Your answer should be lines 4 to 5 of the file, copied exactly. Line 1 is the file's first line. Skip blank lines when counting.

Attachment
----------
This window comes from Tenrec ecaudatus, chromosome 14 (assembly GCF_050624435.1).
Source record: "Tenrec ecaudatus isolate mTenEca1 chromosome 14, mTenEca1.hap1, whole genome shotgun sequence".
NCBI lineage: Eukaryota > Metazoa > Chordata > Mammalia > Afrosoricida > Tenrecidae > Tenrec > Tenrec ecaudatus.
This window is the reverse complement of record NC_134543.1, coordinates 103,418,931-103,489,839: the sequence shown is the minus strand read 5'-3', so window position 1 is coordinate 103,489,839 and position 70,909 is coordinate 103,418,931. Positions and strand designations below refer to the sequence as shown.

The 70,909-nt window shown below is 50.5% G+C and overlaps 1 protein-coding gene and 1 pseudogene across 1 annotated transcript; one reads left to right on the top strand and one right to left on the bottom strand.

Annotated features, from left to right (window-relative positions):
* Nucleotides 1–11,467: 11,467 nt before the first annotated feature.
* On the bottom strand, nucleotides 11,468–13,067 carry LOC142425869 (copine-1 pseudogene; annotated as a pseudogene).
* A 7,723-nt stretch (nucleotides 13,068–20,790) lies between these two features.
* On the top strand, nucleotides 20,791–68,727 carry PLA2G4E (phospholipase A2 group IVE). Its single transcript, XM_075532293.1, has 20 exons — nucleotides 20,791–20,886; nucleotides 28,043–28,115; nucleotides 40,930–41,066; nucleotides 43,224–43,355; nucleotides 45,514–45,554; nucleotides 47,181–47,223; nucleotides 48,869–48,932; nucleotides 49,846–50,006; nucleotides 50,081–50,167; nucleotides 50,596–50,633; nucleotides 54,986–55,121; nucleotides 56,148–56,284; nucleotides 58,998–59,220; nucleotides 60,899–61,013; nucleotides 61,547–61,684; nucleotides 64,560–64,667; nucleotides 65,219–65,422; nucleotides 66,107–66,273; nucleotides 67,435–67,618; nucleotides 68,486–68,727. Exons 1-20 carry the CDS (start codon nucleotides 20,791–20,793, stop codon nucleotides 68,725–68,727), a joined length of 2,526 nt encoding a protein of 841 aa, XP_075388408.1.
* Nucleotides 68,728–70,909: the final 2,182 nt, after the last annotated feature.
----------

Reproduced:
This window is the reverse complement of record NC_134543.1, coordinates 103,418,931-103,489,839: the sequence shown is the minus strand read 5'-3', so window position 1 is coordinate 103,489,839 and position 70,909 is coordinate 103,418,931. Positions and strand designations below refer to the sequence as shown.

The 70,909-nt window shown below is 50.5% G+C and overlaps 1 protein-coding gene and 1 pseudogene across 1 annotated transcript; one reads left to right on the top strand and one right to left on the bottom strand.